You are currently viewing Spotting The Red Flags Of A Toxic Workplace

Spotting The Red Flags Of A Toxic Workplace

It was the Anti-Bullying Alliance’s annual anti-bullying week last week. Like me, you might have seen the news about it popping up here and there. You might even have taken part in Odd Socks Day! For me, when I saw some of the articles pop up on my feed, it stirred up some memories of a difficult time in my early career. I wanted to share my experience with you because sharing in itself is powerful – hopefully, this will help others feel able to speak up. Also, if you’re currently in a toxic workplace, I want you to be able to identify it and help you find the best way to manage the situation.

My experience of a toxic workplace

I was in between roles after being made redundant at the age of 26.  When I was offered a temporary contract within an HR admin team, I was super excited and grateful to be offered the experience of working for such a large corporation. Sadly, the excitement didn’t last long.

The team was short-staffed and swamped by newbies who didn’t really know what they were doing so a new manager was brought in to coordinate the team. That’s when things started going horribly wrong. I’m pretty easy to get along with.  I build relationships easily, I’m loyal and supportive – all I want to do in life is help people and make their lives easier.  The new manager, however, was so hard to get on with.  She never looked happy, her smile always seemed forced. Her manner was short, sharp, and unfriendly. We couldn’t do anything right. I felt like I was walking on eggshells all day waiting for the next explosion. I hated going to work. I got Sunday night dread every night instead of just on a Sunday.


View this post on Instagram


A post shared by Sunday Scaries (@sunday.scaries)

She questioned everything we did with a tone of confrontation and accusationThere was never a discussion and orders were barked at us. No matter what we did, nothing was ever good enough.  She, alone, made it feel like the most toxic workplace I have ever experienced. It became clear that I couldn’t continue to work there while this toxic person was heading up the team – my Insights profile shows my dominant energy is Earth Green – I’m all about the team and the feels!

So, for my own sanity, I handed in my notice before I’d found something new. I had no regrets then and I still don’t: it was absolutely the right decision.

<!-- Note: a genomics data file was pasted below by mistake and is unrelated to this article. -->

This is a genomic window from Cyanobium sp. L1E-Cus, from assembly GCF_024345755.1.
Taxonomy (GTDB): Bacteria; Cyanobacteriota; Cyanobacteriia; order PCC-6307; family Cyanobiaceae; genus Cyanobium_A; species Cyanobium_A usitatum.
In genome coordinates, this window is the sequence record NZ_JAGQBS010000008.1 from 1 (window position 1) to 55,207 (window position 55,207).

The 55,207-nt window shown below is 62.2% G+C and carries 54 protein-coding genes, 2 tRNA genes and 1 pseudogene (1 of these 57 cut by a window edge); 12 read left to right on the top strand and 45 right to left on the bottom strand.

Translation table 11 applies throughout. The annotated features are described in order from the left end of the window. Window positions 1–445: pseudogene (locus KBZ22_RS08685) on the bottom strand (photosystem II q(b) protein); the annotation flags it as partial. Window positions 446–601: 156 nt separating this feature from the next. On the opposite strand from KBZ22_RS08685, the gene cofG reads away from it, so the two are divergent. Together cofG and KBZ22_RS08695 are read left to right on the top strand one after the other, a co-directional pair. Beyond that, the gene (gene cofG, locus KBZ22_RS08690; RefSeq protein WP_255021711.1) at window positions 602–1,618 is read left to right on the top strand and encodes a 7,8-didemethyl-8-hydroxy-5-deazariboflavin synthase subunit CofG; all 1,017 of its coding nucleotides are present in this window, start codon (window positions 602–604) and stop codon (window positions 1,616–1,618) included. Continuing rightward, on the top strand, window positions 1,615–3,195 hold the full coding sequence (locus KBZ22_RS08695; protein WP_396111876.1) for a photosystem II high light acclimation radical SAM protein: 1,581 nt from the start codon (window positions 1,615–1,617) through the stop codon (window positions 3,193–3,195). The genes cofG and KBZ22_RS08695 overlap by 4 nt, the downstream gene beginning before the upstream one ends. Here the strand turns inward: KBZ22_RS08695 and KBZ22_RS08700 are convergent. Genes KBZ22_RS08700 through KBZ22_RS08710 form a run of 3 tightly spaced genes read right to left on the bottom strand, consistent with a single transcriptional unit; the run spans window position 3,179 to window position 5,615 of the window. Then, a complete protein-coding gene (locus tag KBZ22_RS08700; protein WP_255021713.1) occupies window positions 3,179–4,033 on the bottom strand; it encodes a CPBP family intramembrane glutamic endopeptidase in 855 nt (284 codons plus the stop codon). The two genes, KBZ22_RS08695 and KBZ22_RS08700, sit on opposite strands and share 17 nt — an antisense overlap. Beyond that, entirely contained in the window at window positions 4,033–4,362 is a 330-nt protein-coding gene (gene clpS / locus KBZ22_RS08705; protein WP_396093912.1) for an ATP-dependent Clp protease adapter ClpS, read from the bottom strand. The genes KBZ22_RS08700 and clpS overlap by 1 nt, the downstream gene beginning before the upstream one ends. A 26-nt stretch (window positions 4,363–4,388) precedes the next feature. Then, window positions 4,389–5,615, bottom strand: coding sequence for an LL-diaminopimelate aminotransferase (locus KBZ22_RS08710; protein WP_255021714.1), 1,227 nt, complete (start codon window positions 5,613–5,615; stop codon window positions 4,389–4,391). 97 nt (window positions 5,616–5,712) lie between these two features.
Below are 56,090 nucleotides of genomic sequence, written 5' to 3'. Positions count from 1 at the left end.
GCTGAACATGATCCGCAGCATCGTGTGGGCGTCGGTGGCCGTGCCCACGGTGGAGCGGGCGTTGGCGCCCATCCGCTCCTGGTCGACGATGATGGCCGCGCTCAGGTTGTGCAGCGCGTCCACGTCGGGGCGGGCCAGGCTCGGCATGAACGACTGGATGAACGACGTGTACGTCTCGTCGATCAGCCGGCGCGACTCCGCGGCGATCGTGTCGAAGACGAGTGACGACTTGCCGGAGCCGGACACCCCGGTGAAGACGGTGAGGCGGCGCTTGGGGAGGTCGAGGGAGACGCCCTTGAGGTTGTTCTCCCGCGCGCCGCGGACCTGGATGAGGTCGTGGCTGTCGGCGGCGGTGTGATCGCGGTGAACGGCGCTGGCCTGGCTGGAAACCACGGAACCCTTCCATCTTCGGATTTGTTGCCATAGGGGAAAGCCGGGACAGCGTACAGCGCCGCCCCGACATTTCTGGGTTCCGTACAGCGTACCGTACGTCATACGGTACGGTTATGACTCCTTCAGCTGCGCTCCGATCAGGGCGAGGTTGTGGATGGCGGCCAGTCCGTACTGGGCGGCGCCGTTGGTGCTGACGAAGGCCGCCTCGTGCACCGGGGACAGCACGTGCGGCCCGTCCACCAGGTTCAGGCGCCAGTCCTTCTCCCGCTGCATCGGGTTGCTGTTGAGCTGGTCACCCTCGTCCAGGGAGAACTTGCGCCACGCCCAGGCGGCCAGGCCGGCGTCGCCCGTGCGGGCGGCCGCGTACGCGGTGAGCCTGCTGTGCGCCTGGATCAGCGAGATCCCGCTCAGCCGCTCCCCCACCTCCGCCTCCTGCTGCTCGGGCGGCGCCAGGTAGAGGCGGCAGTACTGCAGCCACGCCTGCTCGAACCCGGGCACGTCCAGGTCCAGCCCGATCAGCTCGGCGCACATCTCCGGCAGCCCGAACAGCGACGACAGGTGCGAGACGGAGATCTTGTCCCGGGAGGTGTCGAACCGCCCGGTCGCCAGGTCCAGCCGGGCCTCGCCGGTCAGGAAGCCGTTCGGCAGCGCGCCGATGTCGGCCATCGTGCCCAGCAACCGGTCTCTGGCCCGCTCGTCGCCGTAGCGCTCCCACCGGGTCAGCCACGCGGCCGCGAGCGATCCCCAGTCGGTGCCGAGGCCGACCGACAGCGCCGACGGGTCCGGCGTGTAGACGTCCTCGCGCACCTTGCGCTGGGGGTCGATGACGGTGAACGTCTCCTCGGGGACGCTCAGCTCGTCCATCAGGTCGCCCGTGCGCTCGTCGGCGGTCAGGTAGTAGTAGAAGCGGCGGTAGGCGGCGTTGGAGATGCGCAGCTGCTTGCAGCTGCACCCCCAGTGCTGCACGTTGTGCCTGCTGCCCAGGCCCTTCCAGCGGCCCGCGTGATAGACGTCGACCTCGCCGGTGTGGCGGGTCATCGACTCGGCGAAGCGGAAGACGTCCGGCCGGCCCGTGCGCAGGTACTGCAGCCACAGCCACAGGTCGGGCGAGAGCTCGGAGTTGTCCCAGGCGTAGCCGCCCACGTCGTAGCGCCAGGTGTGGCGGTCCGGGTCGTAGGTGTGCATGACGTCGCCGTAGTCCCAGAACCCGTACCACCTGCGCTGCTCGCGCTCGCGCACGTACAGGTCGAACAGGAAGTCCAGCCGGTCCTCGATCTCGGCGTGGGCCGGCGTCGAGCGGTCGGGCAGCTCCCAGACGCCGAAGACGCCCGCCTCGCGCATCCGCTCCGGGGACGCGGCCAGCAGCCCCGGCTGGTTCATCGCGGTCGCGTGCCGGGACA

What are the red flags of a toxic workplace?

MIT, an American university, conducted a study of 1.3million Glassdoor reviews to find out what words and topics reduced a company’s culture score. They identified these as the five biggest signs of toxicity in the workplace.

Incivility and disrespect

Manners are important. A lack of ‘please’ and ‘thank you’, and general civility and respect correlated with lower culture scores. The less respect in the workplace, the more likely that the workplace was described as a dumpster fire!

Non-inclusive environment

Being less welcoming to certain groups of people doesn’t just cost a company the talent of those who are left out because of discrimination. It also seriously lowers the morale of those who do join.

Unethical behaviour

If you cut ethical corners, your team will notice, and it will negatively impact them as well as what they think about the company.

Cut-throat competition

You might think that extreme competition drives higher performance but leaving unpleasant competitive behaviours unchallenged will decrease job satisfaction (in the short term) and increase resignations (in the long term).


Hopefully, you won’t be surprised to hear that people hate being bullied or seeing others be bullied. Examples include yelling, demeaning others, verbal abuse, or talking down to others.

Toxic work environments breed unrest, unhealthy competition, low morale, constant stress, negativity, high sickness levels, and a high turnover of team members. What’s even worse is that the effects of a toxic workplace rarely stay at work. They typically follow you home, where they take over your conversations with loved ones, steal your much-needed sleep, and generally cause worry and stress.

What are the green flags of a non-toxic workplace?

You’re more likely to be in a positive and nurturing workplace if:

  • Leaders ditch micromanagement and trust their team.
  • You’re empowered to make your own decisions and are given the space to innovate, use your skills, and aren’t afraid to make mistakes.
  • It’s a supportive environment.
  • You feel like a valued member of the team.

How to survive a toxic workplace

If you think that you’re in a toxic workplace, here are some steps you can take to help survive the situation:

  • Don’t be afraid to have some real conversations.
  • Find support via your co-workers and/or friends.
  • Implement coping strategies such as mindfulness or meditation techniques.
  • Take time to unwind after the working day.
  • Set healthy boundaries.

Ultimately – don’t be afraid to leave if your financial situation allows you to or start looking for other opportunities if not – you spend too much time at work to be unhappy there!


Want to chat about making sure your workplace is full of non-toxic green flags? Get in touch!




Leave a Reply